- The team continues to focus on quality companies that consider sustainability issues
- Exposure to Japanese companies has increased
- The fund held up well in 2018 when markets were weak, but has lagged a stronger market this year
There's often a lot more to a fund than what's on the surface. Performance and where the fund invests are two of the most obvious things to consider. But delve a little deeper and there's much more going on.
Our research team look at a range of other things, like the fund's manager, their team, what motivates them, and their working environment. These factors can have a bigger impact than you might first think.
We think Stewart Investors has all the ingredients of a successful investment group. It's home to a focused, well-resourced team, but without too many cooks spoiling the broth. And they've developed a great culture and philosophy over the years. They don't put personal gain ahead of their investors, and look for companies that treat their customers in a similar way.
It's a recipe that's worked well over the years. And we think their Asia Pacific Leaders Fund has great long-term potential. It's not currently on the Wealth 50 because we think there are other Asian funds with excellent potential, which are available at lower cost. We still think it could do well over the long run though.
Quality counts for a lot
Quality is at the heart of Stewart Investors' investment process. But how do they measure quality, and what does it look like in a company?
The quality of a company's management is crucial to the team. They should put the needs of their customers and shareholders before their own, and act with honesty and integrity at all times.
Sustainability issues are also important. These range from climate change, poverty, and ethnic and gender inequality, to safety, management and governance practices. The team take these issues into account when they analyse companies. They only invest in those that make a positive contribution to society and the countries where they’re based.
These companies should also be in a healthy financial position. They should make plenty of cash and be transparent when it comes to their finances.
Overall, the type of company they look for tends to be run in a conservative way. It's helped the fund hold up well when markets go through a tough patch. 2018 was a good example – the fund grew 5.4%* while the broader Asian stock market fell 8.5%.
The fund doesn't tend to go up as much when markets rise quickly though, which we've seen so far this year. Past performance isn't a guide to future returns and there will be times when the fund falls in value so you could get back less than you invest.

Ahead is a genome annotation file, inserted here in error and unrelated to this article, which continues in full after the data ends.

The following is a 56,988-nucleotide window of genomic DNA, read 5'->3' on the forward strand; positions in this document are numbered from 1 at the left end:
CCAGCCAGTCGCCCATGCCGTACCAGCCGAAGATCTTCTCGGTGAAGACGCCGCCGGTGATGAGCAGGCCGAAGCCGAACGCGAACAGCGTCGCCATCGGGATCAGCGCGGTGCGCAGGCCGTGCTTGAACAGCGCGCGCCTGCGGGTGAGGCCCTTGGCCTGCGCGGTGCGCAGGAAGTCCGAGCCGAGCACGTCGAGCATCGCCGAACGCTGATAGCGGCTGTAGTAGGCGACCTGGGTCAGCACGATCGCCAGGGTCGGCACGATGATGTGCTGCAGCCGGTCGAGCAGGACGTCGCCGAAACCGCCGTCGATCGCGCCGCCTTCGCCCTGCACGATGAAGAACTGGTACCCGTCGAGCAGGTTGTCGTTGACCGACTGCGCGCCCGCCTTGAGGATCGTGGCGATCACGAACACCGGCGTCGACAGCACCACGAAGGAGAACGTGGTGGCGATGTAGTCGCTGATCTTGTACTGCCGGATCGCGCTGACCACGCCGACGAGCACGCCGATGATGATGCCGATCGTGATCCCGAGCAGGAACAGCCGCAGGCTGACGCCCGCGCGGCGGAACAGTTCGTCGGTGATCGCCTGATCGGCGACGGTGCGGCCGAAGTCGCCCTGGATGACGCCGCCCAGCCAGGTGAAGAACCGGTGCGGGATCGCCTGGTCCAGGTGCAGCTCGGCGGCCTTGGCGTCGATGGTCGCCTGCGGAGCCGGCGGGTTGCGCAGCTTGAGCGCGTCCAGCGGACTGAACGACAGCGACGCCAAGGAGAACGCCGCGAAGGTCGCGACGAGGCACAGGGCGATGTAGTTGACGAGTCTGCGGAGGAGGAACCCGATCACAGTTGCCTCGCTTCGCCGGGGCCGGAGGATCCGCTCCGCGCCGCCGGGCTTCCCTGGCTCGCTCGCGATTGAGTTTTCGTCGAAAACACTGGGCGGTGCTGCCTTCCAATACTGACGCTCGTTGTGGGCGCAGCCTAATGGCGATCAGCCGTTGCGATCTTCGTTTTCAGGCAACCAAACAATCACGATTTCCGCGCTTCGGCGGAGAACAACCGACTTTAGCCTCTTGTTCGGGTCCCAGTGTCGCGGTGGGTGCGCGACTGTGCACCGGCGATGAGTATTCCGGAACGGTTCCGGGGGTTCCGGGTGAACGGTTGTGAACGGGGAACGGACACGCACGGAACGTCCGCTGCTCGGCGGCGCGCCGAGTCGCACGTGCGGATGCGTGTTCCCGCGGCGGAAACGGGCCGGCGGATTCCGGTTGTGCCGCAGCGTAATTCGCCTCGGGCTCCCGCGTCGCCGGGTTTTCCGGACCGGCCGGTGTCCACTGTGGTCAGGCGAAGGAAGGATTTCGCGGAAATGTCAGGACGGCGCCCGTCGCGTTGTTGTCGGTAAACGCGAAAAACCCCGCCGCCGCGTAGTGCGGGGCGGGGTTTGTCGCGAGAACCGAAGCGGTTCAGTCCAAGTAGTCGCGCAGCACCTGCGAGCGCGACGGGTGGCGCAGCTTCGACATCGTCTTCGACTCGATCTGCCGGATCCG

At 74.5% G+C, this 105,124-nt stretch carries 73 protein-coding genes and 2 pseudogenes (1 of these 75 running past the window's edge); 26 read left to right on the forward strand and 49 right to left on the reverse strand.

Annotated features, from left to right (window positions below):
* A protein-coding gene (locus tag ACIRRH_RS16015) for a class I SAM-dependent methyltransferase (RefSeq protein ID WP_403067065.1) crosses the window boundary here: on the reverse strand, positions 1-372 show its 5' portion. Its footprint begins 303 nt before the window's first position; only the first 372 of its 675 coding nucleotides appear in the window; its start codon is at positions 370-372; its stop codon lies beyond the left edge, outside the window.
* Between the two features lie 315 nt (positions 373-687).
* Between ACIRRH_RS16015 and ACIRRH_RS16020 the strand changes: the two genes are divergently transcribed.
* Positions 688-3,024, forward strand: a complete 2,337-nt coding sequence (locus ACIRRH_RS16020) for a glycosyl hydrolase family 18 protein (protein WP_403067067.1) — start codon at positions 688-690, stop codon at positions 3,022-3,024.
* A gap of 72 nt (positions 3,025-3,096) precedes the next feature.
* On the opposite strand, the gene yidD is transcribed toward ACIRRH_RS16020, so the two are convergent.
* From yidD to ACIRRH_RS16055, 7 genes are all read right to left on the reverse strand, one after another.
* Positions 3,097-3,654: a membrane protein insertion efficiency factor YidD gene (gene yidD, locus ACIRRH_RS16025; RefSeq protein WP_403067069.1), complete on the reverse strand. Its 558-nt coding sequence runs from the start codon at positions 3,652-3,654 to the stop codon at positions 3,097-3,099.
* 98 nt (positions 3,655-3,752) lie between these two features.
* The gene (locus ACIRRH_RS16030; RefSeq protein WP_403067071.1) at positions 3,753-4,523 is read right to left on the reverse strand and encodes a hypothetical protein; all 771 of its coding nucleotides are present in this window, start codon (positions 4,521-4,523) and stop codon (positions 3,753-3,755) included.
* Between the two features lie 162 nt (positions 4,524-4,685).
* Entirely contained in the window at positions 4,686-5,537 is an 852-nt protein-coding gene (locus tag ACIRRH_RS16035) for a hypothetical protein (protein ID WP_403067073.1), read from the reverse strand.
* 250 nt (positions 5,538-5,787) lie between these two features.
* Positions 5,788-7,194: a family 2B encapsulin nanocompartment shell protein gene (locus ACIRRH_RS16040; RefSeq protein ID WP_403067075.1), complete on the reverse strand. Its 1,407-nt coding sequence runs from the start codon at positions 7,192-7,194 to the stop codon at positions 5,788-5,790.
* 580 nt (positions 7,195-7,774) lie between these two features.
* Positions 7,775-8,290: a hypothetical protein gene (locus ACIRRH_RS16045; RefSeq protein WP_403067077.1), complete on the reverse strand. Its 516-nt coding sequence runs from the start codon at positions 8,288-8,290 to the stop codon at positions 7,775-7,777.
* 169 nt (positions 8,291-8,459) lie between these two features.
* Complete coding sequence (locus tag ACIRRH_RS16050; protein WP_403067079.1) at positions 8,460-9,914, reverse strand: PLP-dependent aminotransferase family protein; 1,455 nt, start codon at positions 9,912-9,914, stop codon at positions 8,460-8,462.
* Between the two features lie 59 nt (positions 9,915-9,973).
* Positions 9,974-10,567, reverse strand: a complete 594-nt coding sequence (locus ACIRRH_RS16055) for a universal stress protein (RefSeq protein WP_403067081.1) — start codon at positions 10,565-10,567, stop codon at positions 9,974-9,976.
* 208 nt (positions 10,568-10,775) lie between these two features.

|Annual percentage growth|
| Mar 14 -
| Mar 15 -
| Mar 16 -
| Mar 17 -
| Mar 18 -
|Stewart Investors Asia Pacific Leaders||31.2%||-4.4%||26.0%||0.3%||10.3%|
|FTSE AW Asia Pacific ex Japan||20.0%||-7.8%||36.8%||6.0%||4.0%|
Past performance is not a guide to the future. Source: *Lipper IM to 31/03/2019
Tata Consultancy Services, an IT services company, is currently the fund's biggest investment. It's based in India, but it carries out business across the globe. The team thinks it ticks a lot of boxes when it comes to sustainability: it has a strong code of ethics, a supportive and inclusive environment for employees, and promotes innovation across a range of businesses. They expect it to benefit as the world becomes increasingly digitalised.
Elsewhere the team's increased the fund's exposure to Japanese companies that earn money from across Asia, not only in Japan. They have the type of culture and high governance standards the team looks for.
They've recently added to an investment in Hoya, a global leader in eyeglass and contact lenses. Their products are used in a wide range of other products as well, such as TVs and smartphones, as well as medical devices. The fund also invests in emerging markets, which increases risk.
Overall these quality companies have performed well for several years. The team think some of their share prices don't have as much growth potential anymore. So they haven't invested in as many new companies recently and the fund has a higher level of cash at 15%. They're keeping a close eye on a number of companies they like though – if their shares get to a more attractive level, or they find companies with better potential, they'll invest more of the fund's cash.